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From rail to trail: Some of the best cycle routes from Northern Stations

WHETHER you're looking for a 2 wheeled challenge or a chilled out pedal through some spectacular scenery, there is plenty of cycle routes from Northern's Stations.

It is free to take your bike on a Northern train, and you don't need to book in advance, although we do operate on a first-come, 1st served basis.

These are a few suggestioons from Northern:-

  • Bradford Forster Square... Pick up National Cycle Network route 66 at Bradford Forster Square to head south towards Dewsbury and the Spen Valley Greenway. The route north becomes the Canal Road Greenway which is car-free most of the way to Shipley.

  • Dent... A challenging, but rewarding cycle. This is the highest main line Station in England. From Dent Village (about 4 miles, at 1st steeply downhill from Dent Station) turn left towards Ingleton and follow the Pennine Cycleway to Settle Market Place.


  • Dronfield... A great place to access the Peak District, via bridleways at Unstone. There is also the option to link up to the Sheffield cycle route to Derby by taking the Lea Road over the bridge at the north end of the Station, then turn right onto Cross Lane, then right onto Gomersal Lane, and left onto Gosforth Lane. This takes you to a bridge over the A61 bypass and suddenly you're in the countryside.


  • Edale... The heart of the Peak District, Mountain bikers can head up Jacob's ladder and emerge at Hayfield, where there's a railway path down to New Mills. For road cyclists, Edale provides access to Mam Nick; a classic climb; and a popular route is via Peak Forest to return to Sheffield via Tideswell & Eyam or Millers Dale and Great Longstone.

  • Garsdale... Not for the faint-hearted, but you can try out part of the Tour De France route from Garsdale Station. Take the A684 through Hawes and Aysgarth, then turn right for the B6160 through Buckden and Kettlewell. Alternatively, for a quieter tour of the Dales, turn right at Hawes for Gayle, passing the Creamery and take Beggarmans Road across the top to Buckden and Kettlewell.


  • Hebden Bridge... As you leave the Station you will come across signs for National Cycle Network route 66. Turn Right for Sowerby Bridge or left for Rochdale. NCN68, the Pennine Cycleway, also passes through Hebden.

  • Meadowhall... Despite its highly urbanised location, Meadowhall is at the crossroads of a number of important cycle routes, many of which are on the NCN. Routes 6 & 67, including the Chapeltown Greenway for routes to Penistone, Manchester, Barnsley, Leeds, York & Hull. You can use the scenic 5 Weirs Walk leading back into Sheffield City Centre, and the canal towpath for Rotherham and the canal network beyond.


  • Kirkstall Forge... From this Station there is access to the National Cycle Network route 66 leading to a lovely route on the Leeds to Liverpool towpath.

  • Low Moor... From here there is access to the Spen Valley Greenway from the Station; turning left will bring you down into Bradford, turning right will take you down to Dewsbury and the Calder Valley.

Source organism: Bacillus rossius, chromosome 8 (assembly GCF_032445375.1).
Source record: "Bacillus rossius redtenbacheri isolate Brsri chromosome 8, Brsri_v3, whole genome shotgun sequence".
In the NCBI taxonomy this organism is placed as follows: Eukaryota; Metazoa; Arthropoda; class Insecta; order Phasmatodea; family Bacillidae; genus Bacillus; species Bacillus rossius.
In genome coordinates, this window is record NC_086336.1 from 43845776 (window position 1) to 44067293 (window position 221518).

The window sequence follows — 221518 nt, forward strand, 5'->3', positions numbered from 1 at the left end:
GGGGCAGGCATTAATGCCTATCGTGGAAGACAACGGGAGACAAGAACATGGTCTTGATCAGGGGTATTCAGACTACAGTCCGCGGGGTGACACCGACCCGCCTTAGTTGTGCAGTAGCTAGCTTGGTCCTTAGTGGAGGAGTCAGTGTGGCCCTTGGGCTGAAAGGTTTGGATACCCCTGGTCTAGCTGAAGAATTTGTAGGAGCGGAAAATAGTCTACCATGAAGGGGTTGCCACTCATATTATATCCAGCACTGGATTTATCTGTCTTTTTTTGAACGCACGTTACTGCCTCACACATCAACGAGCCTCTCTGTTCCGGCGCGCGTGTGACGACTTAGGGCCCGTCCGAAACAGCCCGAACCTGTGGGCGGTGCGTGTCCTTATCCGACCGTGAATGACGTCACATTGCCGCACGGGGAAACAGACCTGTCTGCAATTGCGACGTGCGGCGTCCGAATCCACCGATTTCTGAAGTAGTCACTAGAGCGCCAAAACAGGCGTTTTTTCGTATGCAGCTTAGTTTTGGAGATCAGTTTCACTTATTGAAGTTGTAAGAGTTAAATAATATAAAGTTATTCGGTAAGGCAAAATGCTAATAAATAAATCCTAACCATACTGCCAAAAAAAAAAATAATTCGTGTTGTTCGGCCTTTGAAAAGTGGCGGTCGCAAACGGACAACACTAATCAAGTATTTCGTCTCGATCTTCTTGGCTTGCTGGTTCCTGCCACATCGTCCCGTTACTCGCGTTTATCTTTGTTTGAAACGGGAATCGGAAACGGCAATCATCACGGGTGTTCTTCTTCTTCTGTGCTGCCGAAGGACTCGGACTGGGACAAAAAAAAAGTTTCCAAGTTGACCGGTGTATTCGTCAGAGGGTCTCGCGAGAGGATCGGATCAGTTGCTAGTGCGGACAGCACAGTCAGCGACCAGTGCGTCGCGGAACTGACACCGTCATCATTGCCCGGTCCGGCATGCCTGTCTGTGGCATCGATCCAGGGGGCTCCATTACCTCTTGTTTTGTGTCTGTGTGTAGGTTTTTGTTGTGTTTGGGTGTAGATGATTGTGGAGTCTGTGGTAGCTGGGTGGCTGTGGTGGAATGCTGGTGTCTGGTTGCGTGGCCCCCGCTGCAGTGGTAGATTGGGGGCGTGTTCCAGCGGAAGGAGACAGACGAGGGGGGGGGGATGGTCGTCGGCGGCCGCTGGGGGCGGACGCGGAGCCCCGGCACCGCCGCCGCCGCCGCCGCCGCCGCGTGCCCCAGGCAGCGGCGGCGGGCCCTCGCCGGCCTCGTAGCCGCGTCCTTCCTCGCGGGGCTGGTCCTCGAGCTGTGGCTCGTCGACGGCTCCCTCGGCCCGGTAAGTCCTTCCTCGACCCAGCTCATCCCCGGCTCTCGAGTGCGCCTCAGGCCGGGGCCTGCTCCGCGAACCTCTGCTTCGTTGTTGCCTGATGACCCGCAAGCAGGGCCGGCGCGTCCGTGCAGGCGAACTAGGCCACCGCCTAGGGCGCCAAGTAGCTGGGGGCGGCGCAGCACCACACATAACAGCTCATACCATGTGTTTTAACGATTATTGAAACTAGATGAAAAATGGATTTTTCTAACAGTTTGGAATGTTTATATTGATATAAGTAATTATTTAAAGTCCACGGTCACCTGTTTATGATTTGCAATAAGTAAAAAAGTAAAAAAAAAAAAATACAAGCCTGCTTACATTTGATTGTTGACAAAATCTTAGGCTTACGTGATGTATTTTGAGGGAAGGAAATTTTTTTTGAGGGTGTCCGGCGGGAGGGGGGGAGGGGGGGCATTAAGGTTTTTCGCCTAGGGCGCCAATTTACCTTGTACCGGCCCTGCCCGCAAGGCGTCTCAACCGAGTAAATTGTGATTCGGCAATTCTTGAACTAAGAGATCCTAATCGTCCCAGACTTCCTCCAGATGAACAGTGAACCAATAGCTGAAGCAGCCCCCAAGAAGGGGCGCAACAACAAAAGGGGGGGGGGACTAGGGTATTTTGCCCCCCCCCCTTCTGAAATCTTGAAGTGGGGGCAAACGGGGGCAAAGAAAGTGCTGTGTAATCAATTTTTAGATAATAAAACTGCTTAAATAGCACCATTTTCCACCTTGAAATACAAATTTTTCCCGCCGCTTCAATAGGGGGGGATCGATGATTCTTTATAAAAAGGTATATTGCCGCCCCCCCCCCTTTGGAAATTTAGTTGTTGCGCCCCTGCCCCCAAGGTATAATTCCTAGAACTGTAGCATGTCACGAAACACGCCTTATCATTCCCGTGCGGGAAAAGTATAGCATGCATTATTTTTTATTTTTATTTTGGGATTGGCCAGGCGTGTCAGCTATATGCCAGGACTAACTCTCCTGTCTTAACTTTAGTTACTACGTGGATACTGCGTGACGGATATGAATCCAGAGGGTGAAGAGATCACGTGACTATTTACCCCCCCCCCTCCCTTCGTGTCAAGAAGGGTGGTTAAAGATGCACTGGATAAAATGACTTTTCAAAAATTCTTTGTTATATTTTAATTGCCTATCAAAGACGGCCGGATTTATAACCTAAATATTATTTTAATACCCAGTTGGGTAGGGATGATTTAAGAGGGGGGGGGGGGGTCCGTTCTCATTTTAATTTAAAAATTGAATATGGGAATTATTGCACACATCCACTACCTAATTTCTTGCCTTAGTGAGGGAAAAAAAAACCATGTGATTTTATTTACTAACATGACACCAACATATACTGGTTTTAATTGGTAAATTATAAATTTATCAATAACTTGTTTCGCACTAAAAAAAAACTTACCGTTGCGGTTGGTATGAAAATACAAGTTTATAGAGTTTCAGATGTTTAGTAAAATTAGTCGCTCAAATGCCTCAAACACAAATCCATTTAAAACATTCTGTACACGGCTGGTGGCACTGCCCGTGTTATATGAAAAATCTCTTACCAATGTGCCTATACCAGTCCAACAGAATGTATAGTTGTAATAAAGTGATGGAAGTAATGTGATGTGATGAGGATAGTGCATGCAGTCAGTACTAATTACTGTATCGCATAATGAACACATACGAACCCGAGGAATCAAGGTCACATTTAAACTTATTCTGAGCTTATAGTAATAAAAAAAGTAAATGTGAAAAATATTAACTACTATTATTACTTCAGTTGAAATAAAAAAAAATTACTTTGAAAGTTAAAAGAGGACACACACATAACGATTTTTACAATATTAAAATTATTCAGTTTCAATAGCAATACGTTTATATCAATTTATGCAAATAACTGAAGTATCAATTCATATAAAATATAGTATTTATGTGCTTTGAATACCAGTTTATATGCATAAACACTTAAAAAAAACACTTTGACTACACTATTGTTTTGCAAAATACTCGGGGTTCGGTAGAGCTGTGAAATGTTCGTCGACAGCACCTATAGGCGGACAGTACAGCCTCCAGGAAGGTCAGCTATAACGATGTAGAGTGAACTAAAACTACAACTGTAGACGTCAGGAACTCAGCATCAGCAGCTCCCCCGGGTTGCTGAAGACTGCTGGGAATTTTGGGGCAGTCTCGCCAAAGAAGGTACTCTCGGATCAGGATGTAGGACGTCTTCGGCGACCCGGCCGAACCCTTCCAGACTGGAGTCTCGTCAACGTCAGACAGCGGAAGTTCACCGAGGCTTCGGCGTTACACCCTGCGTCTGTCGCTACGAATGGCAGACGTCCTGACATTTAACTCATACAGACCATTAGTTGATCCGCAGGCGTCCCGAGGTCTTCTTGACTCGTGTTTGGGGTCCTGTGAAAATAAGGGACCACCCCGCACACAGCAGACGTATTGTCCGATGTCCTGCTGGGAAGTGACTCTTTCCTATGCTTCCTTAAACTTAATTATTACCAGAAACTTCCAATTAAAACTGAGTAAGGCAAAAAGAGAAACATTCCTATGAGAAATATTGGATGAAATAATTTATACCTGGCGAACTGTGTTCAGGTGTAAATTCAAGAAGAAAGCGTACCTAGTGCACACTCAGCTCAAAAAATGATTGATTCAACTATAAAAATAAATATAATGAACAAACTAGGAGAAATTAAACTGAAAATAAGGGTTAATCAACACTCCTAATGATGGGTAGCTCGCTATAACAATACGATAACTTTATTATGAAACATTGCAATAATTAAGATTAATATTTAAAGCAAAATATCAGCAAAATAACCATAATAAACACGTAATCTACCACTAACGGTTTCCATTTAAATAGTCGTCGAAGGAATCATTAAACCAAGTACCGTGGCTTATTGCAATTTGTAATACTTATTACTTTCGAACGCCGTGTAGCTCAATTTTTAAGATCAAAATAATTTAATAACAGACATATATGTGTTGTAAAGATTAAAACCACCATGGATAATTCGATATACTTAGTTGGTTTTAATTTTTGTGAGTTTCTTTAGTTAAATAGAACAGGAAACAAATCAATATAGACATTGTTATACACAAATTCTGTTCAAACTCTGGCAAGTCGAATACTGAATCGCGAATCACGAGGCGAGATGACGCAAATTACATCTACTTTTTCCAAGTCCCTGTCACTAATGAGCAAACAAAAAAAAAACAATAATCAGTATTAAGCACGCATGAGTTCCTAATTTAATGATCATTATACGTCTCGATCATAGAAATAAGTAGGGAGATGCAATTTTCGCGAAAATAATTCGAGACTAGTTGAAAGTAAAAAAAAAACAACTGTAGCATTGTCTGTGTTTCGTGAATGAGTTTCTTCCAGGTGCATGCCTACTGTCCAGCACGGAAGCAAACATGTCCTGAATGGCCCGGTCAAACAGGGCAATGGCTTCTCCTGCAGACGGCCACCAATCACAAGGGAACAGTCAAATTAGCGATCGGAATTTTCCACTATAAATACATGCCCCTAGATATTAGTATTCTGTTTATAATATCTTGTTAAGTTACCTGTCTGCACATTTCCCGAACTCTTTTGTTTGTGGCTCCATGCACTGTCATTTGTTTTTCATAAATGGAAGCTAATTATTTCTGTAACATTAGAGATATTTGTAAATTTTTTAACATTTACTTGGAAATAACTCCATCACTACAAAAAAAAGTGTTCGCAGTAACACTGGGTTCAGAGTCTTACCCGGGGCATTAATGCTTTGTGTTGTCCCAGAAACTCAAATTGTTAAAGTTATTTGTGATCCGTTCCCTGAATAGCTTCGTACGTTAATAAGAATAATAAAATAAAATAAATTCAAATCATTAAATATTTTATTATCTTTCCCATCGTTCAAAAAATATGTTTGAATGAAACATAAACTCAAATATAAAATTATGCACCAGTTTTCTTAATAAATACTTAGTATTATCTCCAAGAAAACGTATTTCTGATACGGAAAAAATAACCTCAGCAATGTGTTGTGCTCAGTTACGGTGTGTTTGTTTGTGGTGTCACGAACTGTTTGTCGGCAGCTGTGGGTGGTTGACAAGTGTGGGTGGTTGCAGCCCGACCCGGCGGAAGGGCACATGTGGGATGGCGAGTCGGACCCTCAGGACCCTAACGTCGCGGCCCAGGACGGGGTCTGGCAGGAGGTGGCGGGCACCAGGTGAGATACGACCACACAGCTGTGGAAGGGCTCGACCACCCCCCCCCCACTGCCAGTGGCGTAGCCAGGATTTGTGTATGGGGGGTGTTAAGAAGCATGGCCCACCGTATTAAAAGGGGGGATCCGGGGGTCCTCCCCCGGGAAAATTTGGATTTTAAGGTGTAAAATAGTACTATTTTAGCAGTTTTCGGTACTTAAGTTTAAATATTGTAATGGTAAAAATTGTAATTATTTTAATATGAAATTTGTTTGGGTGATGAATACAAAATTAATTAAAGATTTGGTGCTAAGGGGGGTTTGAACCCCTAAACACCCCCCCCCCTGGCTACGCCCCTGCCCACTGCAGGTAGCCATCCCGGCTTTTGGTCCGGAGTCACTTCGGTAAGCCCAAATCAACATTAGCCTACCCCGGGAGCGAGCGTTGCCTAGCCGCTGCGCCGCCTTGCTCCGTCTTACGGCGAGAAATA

Many Northern Stations also have bike storage facilities, allowing you to cycle to the Station and leave your bike securely locked until you return from your train journey. So whether you use the train to commute, for day to day travel or to explore the north, including:- a bike on your journey is easy.

Ambulance service appeal to learn how to save a life on Leap Year Day


ON this year's extra day, North West Ambulance Service (NWAS) are currently asking Merseyside residents to take a few minutes out to learn Cardiopulmonary Resuscitation (CPR) and how to use public defibrillators, so people of the North West have a greater chance of surviving a cardiac arrest.

Cardiac arrest occurs when the heart suddenly stops beating, leading to a cessation of blood flow to vital organs, including the brain. In the UK, around 60,000 people have an out of hospital cardiac arrest every year. Survival rates from cardiac arrest which happen outside hospital remain worryingly low, with less than:- 1 in 10 people surviving.

In 2022 to 2023 there were over 3,500 cardiac arrest patients in the North West. The need for CPR education is a high priority for NWAS and its emergency service colleagues as someone in cardiac arrest will die within minutes unless treated immediately with CPR.

For every minute that someone's in cardiac arrest without receiving CPR and having a defibrillator used on them, their chance of survival decreases by 10%. 1 of the main reasons for this is the lack of action from bystanders before ambulance crews arrive both giving CPR and using a defibrillator. This is why it's vitally important that people in the community who witness a cardiac arrest start lifesaving CPR and defibrillation in the crucial minutes before an ambulance crew arrives; it can make the difference between life and death.

Speaking about the importance of life saving defibrillators in cardiac arrest, Regional Community Engagement Lead Mark Evans said:- "Defibrillation within 5 minutes of a cardiac arrest can result in survival rates as high 70%. Defibrillators are not something to be scared of, they can be used by members of the public. They speak to you and take you step by step through what you need to do to help save someone's life. We believe defibrillators should be as readily available as fire extinguishers and have advocated this for years. If you are looking for something 'extra' to do to mark this Leap year, taking the time to learn how to perform CPR will greatly improve the survival rates of cardiac arrest and strengthen the chain of survival. If 1 life is saved it makes learning the skill worthwhile, I would encourage anyone to do this."

More information is available at:- NWAS.NHS.UK.

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